It occurred to her some years later that at some point early on in the marriage the lovemaking had turned loveless, and that their only child had been conceived in such a perfunctory manner. It made sense then, did it not, that her relationship with their daughter was strained.
When their plans to have children began to form, she realized she was not the kind of woman who longed to have children. She could easily have lived the rest of her life with just her husband, singing to him alone, though lately she had seen so little of him she began to consider teaching choir at a nearby middle school.
But the woman was dutiful if nothing else. There were aging parents on both sides pestering them for children and at twenty-four her clock, though inaudible to her, was ticking. As husband and wife they knew the importance of working on a schedule and they approached it with the diligence they had both applied to their college entrance exams. The woman recalled this time with mixed feelings: she never felt closer to her husband, never saw more of him than at this moment in their lives. He came home, still exhausted from work, but rather than falling immediately asleep he came to her first.
He wanted a son; she could see it in his eyes. And because it was what he wanted, it became what she wanted. Each night and morning she bit her lip and willed herself and all her necessary organs to give the man a son, to give their parents a strong, healthy grandson, and to give herself – though she didn’t know it then – a companion. She imagined walking up and down the street with their toddler son while her husband worked and the neighbors nodding and smiling, “Now that is a handsome little boy,” they would say, “he will grow up to be tall and strong like his father, and shrewd too.” She would buy him little suits to wear at Chinese New Year and take him to lunch with his grandparents. He would enroll at the best schools, and perhaps take up choir too, but only if his father saw fit.
And slowly, this little boy yet unborn became as concrete as the man sleeping next to her. He was not an abstract thought – she could see his large bright eyes, the thick dark hair, and almost feel, when she clutched her husband’s back, the soft baby flesh that would come from the very same flesh.
Instead, weeks, months and then a year went by. She gave him nothing.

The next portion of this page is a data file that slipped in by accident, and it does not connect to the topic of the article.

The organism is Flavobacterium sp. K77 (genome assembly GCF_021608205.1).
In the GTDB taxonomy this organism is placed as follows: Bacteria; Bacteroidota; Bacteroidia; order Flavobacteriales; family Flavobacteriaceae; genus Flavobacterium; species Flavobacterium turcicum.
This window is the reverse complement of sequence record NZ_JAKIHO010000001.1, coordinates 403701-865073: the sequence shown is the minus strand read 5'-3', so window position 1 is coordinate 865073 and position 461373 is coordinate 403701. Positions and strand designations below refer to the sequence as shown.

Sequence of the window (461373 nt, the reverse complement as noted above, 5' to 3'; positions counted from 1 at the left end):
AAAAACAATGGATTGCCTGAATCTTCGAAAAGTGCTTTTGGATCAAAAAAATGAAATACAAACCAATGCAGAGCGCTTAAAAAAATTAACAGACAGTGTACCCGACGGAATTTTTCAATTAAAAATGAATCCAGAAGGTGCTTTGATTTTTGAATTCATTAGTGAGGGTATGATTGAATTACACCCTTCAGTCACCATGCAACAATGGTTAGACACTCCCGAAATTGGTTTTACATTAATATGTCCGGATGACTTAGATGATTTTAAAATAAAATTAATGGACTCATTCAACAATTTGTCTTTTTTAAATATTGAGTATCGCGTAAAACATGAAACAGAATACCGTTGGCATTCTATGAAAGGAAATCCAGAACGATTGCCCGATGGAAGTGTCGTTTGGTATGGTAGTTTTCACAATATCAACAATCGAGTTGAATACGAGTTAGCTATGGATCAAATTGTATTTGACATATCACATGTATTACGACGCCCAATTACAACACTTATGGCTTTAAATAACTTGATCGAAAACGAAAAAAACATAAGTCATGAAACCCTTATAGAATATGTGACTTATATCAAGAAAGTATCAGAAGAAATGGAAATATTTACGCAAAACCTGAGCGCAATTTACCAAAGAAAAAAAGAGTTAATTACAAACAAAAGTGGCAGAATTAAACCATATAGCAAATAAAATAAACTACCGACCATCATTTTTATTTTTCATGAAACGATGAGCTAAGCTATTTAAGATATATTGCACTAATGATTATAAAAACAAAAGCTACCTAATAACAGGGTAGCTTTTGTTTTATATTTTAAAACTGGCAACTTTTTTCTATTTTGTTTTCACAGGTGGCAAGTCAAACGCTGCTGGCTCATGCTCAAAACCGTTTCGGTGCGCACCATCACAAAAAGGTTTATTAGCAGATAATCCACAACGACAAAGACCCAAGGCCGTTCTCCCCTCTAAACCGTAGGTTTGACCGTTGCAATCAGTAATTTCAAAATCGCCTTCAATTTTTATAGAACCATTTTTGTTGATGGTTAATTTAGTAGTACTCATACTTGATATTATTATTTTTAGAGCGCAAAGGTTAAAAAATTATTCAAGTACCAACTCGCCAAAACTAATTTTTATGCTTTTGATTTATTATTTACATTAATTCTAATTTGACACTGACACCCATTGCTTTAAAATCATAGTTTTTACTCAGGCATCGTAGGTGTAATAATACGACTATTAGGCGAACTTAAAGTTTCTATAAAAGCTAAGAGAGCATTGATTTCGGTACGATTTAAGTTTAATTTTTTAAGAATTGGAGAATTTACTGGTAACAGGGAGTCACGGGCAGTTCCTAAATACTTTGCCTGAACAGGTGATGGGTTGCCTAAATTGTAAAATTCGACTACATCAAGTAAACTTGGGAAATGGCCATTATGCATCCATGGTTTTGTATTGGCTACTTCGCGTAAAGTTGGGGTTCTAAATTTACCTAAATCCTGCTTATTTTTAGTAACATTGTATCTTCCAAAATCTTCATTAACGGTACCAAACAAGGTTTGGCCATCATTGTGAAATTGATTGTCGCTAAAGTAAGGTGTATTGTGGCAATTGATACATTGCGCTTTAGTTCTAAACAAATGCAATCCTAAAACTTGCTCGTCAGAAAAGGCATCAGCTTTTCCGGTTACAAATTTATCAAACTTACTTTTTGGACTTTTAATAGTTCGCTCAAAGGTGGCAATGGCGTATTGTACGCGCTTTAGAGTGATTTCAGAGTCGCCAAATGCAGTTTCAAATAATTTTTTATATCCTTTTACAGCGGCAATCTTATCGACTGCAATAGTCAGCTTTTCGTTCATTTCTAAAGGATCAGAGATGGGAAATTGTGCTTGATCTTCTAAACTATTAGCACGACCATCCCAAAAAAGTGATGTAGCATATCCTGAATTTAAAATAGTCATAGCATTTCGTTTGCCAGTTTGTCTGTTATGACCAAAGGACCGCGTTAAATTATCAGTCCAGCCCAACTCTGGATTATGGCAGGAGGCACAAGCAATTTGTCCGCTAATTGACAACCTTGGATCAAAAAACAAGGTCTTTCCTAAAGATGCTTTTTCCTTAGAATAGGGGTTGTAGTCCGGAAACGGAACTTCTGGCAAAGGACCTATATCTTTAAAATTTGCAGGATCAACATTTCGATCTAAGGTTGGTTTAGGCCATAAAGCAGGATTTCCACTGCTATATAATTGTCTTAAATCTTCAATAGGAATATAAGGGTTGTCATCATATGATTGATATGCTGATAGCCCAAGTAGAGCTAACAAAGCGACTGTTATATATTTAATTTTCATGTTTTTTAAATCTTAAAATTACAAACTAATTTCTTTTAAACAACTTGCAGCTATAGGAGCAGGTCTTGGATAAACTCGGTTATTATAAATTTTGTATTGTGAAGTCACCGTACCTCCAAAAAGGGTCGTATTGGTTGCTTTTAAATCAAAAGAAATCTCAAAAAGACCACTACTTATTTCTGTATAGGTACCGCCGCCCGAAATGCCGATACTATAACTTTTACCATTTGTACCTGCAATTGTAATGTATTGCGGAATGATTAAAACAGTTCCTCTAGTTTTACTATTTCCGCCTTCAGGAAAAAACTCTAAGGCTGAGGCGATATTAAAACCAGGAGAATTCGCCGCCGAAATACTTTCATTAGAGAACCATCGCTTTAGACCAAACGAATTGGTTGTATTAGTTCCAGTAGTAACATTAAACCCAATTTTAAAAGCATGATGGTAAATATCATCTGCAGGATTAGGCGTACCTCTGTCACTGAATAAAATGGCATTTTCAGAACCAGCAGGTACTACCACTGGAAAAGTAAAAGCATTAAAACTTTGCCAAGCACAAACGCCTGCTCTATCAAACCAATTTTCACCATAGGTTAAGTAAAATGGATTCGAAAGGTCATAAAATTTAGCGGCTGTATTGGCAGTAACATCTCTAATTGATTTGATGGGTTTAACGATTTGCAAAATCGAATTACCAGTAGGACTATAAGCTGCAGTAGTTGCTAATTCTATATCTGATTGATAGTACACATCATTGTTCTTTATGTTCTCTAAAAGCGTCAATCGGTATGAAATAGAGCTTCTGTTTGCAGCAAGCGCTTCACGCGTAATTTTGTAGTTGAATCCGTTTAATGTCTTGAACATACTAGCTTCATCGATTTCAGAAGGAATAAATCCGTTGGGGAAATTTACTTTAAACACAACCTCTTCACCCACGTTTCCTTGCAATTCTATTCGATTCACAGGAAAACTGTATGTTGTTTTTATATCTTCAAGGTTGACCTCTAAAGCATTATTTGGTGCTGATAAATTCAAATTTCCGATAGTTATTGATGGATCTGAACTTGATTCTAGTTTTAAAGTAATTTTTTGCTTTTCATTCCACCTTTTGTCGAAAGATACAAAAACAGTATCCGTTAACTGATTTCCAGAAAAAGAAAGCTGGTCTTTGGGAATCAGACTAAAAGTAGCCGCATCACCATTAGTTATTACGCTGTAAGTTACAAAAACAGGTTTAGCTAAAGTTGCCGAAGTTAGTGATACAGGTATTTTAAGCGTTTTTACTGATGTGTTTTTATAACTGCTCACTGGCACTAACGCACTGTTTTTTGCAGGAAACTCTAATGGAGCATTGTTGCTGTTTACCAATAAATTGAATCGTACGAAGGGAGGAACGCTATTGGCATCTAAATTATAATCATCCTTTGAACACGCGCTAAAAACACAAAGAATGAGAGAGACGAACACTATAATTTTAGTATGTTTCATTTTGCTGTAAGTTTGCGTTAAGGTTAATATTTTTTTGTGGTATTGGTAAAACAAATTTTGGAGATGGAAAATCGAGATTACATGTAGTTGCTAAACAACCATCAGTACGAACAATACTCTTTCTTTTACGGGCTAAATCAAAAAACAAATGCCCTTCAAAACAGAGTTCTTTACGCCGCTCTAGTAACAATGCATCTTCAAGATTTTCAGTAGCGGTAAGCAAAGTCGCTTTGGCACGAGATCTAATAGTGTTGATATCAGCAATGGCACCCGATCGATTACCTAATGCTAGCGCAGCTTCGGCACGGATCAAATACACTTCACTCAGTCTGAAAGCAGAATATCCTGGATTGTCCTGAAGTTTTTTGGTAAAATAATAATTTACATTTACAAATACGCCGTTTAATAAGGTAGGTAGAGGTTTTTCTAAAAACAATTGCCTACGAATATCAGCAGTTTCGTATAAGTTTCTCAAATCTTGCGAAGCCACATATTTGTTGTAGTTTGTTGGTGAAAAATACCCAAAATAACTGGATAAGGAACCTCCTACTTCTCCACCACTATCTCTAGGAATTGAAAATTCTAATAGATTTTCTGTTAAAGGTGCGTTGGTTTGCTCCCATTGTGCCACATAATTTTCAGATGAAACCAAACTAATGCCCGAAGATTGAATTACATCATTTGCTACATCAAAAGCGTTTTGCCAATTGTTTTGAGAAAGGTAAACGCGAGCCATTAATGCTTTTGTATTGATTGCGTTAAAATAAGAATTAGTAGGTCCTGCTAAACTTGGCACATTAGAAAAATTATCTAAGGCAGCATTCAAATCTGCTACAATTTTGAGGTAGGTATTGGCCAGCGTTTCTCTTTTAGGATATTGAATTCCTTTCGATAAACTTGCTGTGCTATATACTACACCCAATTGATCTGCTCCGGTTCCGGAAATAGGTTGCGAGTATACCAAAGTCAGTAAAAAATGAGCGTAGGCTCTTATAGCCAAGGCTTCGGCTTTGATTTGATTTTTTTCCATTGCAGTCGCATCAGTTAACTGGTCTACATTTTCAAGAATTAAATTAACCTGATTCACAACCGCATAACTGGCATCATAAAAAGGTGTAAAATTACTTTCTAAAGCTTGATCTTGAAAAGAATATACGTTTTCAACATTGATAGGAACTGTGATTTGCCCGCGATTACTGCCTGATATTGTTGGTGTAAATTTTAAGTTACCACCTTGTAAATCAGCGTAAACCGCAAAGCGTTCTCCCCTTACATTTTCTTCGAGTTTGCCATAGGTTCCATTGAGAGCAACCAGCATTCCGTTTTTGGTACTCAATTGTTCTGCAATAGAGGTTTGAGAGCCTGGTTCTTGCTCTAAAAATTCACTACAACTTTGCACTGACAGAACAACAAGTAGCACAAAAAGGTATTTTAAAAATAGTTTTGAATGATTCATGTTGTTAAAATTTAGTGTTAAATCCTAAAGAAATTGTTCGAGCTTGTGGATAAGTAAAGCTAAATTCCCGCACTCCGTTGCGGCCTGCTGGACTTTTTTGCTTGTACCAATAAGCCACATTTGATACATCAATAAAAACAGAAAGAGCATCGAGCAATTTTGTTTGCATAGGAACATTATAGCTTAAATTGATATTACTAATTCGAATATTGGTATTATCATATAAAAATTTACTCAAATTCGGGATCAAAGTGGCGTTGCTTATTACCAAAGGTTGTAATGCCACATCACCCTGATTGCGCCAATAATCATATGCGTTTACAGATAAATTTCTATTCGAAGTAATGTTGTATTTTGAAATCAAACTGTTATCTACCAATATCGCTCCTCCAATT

Her mother intervened, taking her daughter to the best Chinese doctors, acupuncturists and herbalists. The fortuneteller told the woman not to worry, she could conceive. Her husband’s business would flourish. They would have many houses, all over the world. He would invest much into this child.
|The Fortune Teller, Charles Edward Halle, (1846-1919)|
“The child, our son,” the woman said, looking at the fortuneteller with imploring eyes.
“I cannot say,” murmured the fortuneteller, “but you have so much to look forward to. It is a good life, by anyone’s measure.”
On her way out of the fortuneteller’s office the woman stopped before the altar where the Bodhisattva Guanyin stood, looking down upon all who needed her. The woman did not like the gaze of this particular sculpture, Guanyin had an air of smug arrogance. What did this porcelain statue know and what could she give? The woman was dissatisfied with the answers she’d received. She had prepared a red envelope of eight thousand to give as an offering but felt that the fortuneteller’s answers were not worth so much. Things were supposed to get better, but her womb was still empty and her husband had less and less to say to her. She knew her husband’s business would do well – after all, he spent nearly all his breath there so that by the time he returned home he hardly had a word left for her. Whatever common ground they had shared was slowly disappearing so that the only thing they shared was a bed, if barely, considering the late hours he now kept entertaining his buyers. Furtively, the woman slid two fingers in and removed two crisp thousand dollar bills then placed the envelope in a the wooden bowl at Guanyin’s feet, next to waxed apples and fragrant oranges. Guanyin’s expression did not change but behind her the fortuneteller shook her head. Two thousand dollars. Was that the value the woman placed on truth?